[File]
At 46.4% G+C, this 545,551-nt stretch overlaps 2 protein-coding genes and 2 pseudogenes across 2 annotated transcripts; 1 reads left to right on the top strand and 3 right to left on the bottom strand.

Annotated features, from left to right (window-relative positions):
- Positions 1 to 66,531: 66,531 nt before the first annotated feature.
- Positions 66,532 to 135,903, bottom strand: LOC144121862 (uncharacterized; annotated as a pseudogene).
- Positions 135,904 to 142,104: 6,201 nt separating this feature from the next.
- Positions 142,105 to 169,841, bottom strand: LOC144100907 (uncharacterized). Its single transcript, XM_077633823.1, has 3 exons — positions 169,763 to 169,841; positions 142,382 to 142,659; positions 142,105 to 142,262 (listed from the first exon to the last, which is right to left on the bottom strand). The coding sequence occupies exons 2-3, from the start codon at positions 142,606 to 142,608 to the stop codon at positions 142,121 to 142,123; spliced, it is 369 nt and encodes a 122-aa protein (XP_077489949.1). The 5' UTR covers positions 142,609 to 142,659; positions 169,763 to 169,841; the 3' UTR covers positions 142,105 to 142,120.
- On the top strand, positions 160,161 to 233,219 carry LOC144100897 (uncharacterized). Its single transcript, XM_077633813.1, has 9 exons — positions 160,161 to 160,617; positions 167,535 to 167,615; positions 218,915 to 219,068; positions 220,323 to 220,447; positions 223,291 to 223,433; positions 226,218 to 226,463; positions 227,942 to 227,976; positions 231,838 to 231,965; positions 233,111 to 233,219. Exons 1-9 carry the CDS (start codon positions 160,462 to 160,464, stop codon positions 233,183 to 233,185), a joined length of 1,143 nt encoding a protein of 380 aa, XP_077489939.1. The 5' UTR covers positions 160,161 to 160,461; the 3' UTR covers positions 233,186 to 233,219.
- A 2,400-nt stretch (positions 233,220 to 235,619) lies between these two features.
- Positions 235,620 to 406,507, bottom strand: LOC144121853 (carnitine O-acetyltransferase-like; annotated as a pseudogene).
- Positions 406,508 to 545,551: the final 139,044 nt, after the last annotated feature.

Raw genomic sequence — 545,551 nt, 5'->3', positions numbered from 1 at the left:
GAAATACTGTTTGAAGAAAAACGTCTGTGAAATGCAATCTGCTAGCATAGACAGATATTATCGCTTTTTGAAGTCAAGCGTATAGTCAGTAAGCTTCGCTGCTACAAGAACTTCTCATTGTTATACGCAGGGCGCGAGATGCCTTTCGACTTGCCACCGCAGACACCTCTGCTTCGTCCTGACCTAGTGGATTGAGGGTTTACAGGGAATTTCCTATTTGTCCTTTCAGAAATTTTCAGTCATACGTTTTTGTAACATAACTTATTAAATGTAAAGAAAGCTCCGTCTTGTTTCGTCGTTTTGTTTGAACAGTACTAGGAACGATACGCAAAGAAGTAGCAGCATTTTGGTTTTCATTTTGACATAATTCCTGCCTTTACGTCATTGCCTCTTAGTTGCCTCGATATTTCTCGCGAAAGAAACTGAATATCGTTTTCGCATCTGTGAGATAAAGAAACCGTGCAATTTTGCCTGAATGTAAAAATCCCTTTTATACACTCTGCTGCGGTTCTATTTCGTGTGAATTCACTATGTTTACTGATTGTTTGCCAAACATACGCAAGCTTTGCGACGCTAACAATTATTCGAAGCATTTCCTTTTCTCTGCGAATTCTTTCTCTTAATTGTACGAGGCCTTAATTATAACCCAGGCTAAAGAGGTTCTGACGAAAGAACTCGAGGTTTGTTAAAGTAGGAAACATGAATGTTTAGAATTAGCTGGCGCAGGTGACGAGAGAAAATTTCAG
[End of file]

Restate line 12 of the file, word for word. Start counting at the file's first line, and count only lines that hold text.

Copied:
GAAATACTGTTTGAAGAAAAACGTCTGTGAAATGCAATCTGCTAGCATAGACAGATATTATCGCTTTTTGAAGTCAAGCGTATAGTCAGTAAGCTTCGCTGCTACAAGAACTTCTCATTGTTATACGCAGGGCGCGAGATGCCTTTCGACTTGCCACCGCAGACACCTCTGCTTCGTCCTGACCTAGTGGATTGAGGGTTTACAGGGAATTTCCTATTTGTCCTTTCAGAAATTTTCAGTCATACGTTTTTGTAACATAACTTATTAAATGTAAAGAAAGCTCCGTCTTGTTTCGTCGTTTTGTTTGAACAGTACTAGGAACGATACGCAAAGAAGTAGCAGCATTTTGGTTTTCATTTTGACATAATTCCTGCCTTTACGTCATTGCCTCTTAGTTGCCTCGATATTTCTCGCGAAAGAAACTGAATATCGTTTTCGCATCTGTGAGATAAAGAAACCGTGCAATTTTGCCTGAATGTAAAAATCCCTTTTATACACTCTGCTGCGGTTCTATTTCGTGTGAATTCACTATGTTTACTGATTGTTTGCCAAACATACGCAAGCTTTGCGACGCTAACAATTATTCGAAGCATTTCCTTTTCTCTGCGAATTCTTTCTCTTAATTGTACGAGGCCTTAATTATAACCCAGGCTAAAGAGGTTCTGACGAAAGAACTCGAGGTTTGTTAAAGTAGGAAACATGAATGTTTAGAATTAGCTGGCGCAGGTGACGAGAGAAAATTTCAG